🌐 Macro-News round-up

🇨🇳 China: Industrial production improves and unemployment falls slightly. However, retail sales weaken. Fixed asset investment, including real estate, declines. China plans to issue new bonds to finance an economic stimulus programme.

🏠 Real State: China continues to provide palliative care to the real estate sector with liquidity risks. New and existing home prices in China fell sharply again in April, with property investment also down sharply in the first four months of the year. The People’s Bank of China lowered minimum down payment ratios for first-time and second-home mortgages to 15% and 25% respectively from previous levels of 20% and 30%. Mortgage interest rates were also cut by 0.25 percentage points, and the interest rate floor removed to make financing cheaper. Municipal governments will now be allowed to purchase homes at reasonable prices to convert them into affordable housing. Chinese stocks received the announcement with positivity. CSI 300 index up 1% and property shares rising around 2.5%

🇪🇺 Europe: The unemployment rate in France was 7.5% in the first quarter of 2024. The percentage remains steady for the third quarter and compares to a market consensus of 7.4%. Europe’s inflation rate was 2.4% annualised, in line with expectations and identical to the inflation rate of the previous period. Core inflation, however, came in at 2.7% annualised, also in line with expectations and improving from 2.9% in the previous period.

💶 The European Central Bank sows doubts with statements by its adviser. ECB’s Holzmann: Too early rate moves risk refueling inflation. ECB’s Schnabel: With inflation risks still on the upside, bringing forward the easing process would carry the risk of premature easing. On the other hand, they rule out accepting an inflation rate other than the 2% target.  ECB’s Schnabel: The ECB’s 2% target has served us well, a change in the target is not appropriate.

🇺🇸 US: As you already know from our previous reports, at the moment, several Fed officials argue for keeping US interest rates higher for longer as they await more evidence inflation is easing. This contrasts with market expectations for rate cuts.

🏦 In the last 24 hours the Fed’s Bostic has made a number of comments on the subject. On the one hand he has stated that he still expects inflation to continue to fall. He says that firms are on the edge of pricing, and cannot fully pass on input costs. In this context, he acknowledged that it might be appropriate to cut rates at the end of the year. Paradoxically, however, he insists that the US economy remains quite resilient and robust.

📈 The markets, which have all been in a positive tone since the US started presenting bad macroeconomic data a few weeks ago, are now slightly down after breaking new all-time highs on Wall Street. SP500 is gently retreating from new highs near 5350 points. Nasdaq100 trades above 18500 points. In Europe, the Dax40 is retreating, having reached the 19000 level, falling to 18670 at the moment.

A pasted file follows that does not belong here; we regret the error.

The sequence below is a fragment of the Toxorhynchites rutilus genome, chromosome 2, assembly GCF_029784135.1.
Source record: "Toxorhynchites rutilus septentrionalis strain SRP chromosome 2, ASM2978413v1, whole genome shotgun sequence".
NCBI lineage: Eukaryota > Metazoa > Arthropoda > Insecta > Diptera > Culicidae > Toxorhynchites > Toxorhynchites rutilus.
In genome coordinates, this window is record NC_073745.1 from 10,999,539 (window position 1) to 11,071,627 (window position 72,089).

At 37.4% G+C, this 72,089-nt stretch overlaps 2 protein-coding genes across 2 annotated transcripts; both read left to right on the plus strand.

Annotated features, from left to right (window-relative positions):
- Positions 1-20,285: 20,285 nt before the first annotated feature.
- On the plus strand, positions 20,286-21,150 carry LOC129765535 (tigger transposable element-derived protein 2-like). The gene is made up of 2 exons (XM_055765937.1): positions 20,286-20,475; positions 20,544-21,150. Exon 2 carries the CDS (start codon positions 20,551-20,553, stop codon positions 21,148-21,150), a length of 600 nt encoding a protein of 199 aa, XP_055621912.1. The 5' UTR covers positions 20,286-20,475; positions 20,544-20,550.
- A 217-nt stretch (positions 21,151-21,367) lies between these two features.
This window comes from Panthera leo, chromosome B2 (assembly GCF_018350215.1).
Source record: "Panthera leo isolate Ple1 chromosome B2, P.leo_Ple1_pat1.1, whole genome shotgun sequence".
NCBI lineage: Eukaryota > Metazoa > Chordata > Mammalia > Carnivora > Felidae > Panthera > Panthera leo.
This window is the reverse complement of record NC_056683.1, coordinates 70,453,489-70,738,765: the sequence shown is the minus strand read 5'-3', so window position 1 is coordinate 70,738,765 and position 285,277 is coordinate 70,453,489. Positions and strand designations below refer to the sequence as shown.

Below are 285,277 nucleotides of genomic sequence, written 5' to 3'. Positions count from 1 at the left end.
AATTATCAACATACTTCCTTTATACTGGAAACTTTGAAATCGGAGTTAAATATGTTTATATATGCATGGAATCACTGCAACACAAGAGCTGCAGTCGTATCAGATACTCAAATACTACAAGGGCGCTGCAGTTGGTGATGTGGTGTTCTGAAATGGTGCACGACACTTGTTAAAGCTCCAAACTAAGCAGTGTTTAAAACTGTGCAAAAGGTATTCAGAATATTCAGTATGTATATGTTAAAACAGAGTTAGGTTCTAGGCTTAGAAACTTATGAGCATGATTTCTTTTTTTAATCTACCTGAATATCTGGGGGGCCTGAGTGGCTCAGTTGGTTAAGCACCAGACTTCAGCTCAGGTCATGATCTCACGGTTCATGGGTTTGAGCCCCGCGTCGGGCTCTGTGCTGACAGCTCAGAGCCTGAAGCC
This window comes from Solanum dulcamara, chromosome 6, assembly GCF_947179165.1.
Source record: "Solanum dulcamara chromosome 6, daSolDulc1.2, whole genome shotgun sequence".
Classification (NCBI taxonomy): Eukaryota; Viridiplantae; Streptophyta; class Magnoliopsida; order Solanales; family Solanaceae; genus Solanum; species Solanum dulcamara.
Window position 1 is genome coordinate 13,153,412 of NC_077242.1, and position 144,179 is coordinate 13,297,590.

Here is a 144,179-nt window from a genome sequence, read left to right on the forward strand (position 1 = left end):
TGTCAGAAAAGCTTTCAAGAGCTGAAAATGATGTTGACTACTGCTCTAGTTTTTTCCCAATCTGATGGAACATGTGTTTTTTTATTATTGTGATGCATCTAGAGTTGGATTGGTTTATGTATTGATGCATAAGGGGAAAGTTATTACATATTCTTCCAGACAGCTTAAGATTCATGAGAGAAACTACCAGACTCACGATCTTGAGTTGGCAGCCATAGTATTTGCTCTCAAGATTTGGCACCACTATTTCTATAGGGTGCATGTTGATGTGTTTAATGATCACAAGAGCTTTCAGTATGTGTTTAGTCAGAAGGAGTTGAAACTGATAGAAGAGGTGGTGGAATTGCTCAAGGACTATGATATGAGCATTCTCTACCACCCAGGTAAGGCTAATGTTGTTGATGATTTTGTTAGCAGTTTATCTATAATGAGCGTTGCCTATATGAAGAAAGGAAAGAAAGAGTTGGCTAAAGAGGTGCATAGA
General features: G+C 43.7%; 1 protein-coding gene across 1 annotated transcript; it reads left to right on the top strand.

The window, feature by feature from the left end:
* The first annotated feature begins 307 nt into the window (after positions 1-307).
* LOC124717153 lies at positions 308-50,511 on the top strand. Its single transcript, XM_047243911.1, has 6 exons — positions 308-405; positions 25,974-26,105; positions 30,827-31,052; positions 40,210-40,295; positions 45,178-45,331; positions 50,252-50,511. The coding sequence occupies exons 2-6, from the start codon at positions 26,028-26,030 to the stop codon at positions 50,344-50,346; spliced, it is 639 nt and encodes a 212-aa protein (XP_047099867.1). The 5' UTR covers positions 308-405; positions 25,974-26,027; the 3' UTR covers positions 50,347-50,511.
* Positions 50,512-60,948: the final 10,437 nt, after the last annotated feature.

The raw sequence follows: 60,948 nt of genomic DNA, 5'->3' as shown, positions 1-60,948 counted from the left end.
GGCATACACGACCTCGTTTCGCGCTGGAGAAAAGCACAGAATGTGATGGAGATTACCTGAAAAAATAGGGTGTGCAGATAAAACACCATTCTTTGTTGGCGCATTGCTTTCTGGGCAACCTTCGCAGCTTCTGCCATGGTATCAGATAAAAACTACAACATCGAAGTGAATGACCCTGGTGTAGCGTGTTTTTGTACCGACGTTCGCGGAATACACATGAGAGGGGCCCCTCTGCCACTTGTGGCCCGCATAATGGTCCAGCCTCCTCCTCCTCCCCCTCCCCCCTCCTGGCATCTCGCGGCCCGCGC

💰 The US 2 year bond, bounces up from 4.75% to almost 4.80%. The DXY Dollar is back to 104.50 and is now trading at 104.72.

🥇 Gold has been very bullish in the last few hours and is very close to its all time high of $2400. Crude oil remains calm, relatively low, trading around $83 a barrel.

🌍 Geopolitics:

🇬🇧🇮🇹🇫🇷🇩🇪🇺🇸🇯🇵🇨🇦 Finance ministers from the Group of Seven major democracies meeting in Italy next week will back a European Union plan to use the income from frozen Russian assets to help Ukraine’s war effort. The G7 froze around $300 billion worth of financial assets post-Moscow’s attack on Ukraine in February 2022, leading to debates within the EU and G7 on utilizing these funds to aid Ukraine. Washington suggested using the assets as collateral for loans to Ukraine amidst European resistance. The G7 will support the EU’s stance on using the income from frozen Russian assets for Ukraine’s benefit, focusing on revenue rather than the assets themselves. Discussions in Stresa will also cover trade relations with China, despite not being on the formal agenda, and Italy’s concerns about tariffs’ impact on global trade.

🇨🇳🇷🇺 Despite Western pressure, China remains steadfast in its support for Russia in the conflict with Ukraine, refusing to cut supplies of dual-use materials and weapons components to Moscow. US Treasury Secretary warning China about supporting Russia’s military procurement efforts.

🇺🇸🇪🇺🇺🇦 However, continued US and European warmongering support for Zelenski, increasingly questioned by citizens, does not seem to be under debate among Western elites. US presidential candidate Robert Kennedy Jr. is one of the politicians who has publicly expressed the interests of the US warmongering industry in prolonging the war. The Republican Party, too, has expressed its discontent, and has called for an audit of the funds the administration is sending out